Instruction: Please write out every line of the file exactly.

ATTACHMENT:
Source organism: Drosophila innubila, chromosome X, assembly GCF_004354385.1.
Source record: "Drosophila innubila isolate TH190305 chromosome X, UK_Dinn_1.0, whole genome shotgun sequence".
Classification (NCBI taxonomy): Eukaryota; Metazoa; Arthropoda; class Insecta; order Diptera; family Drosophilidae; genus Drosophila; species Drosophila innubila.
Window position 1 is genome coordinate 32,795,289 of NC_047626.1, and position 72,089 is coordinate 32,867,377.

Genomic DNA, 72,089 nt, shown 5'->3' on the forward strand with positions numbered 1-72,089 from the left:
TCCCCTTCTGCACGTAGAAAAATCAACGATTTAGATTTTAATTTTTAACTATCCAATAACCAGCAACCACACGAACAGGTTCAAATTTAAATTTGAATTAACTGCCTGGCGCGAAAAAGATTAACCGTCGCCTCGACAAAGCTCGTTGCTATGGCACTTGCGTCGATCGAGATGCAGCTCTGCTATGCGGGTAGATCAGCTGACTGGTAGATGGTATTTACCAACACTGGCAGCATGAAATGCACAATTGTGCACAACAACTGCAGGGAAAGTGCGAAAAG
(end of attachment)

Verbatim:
Source organism: Drosophila innubila, chromosome X, assembly GCF_004354385.1.
Source record: "Drosophila innubila isolate TH190305 chromosome X, UK_Dinn_1.0, whole genome shotgun sequence".
Classification (NCBI taxonomy): Eukaryota; Metazoa; Arthropoda; class Insecta; order Diptera; family Drosophilidae; genus Drosophila; species Drosophila innubila.
Window position 1 is genome coordinate 32,795,289 of NC_047626.1, and position 72,089 is coordinate 32,867,377.

Genomic DNA, 72,089 nt, shown 5'->3' on the forward strand with positions numbered 1-72,089 from the left:
TCCCCTTCTGCACGTAGAAAAATCAACGATTTAGATTTTAATTTTTAACTATCCAATAACCAGCAACCACACGAACAGGTTCAAATTTAAATTTGAATTAACTGCCTGGCGCGAAAAAGATTAACCGTCGCCTCGACAAAGCTCGTTGCTATGGCACTTGCGTCGATCGAGATGCAGCTCTGCTATGCGGGTAGATCAGCTGACTGGTAGATGGTATTTACCAACACTGGCAGCATGAAATGCACAATTGTGCACAACAACTGCAGGGAAAGTGCGAAAAG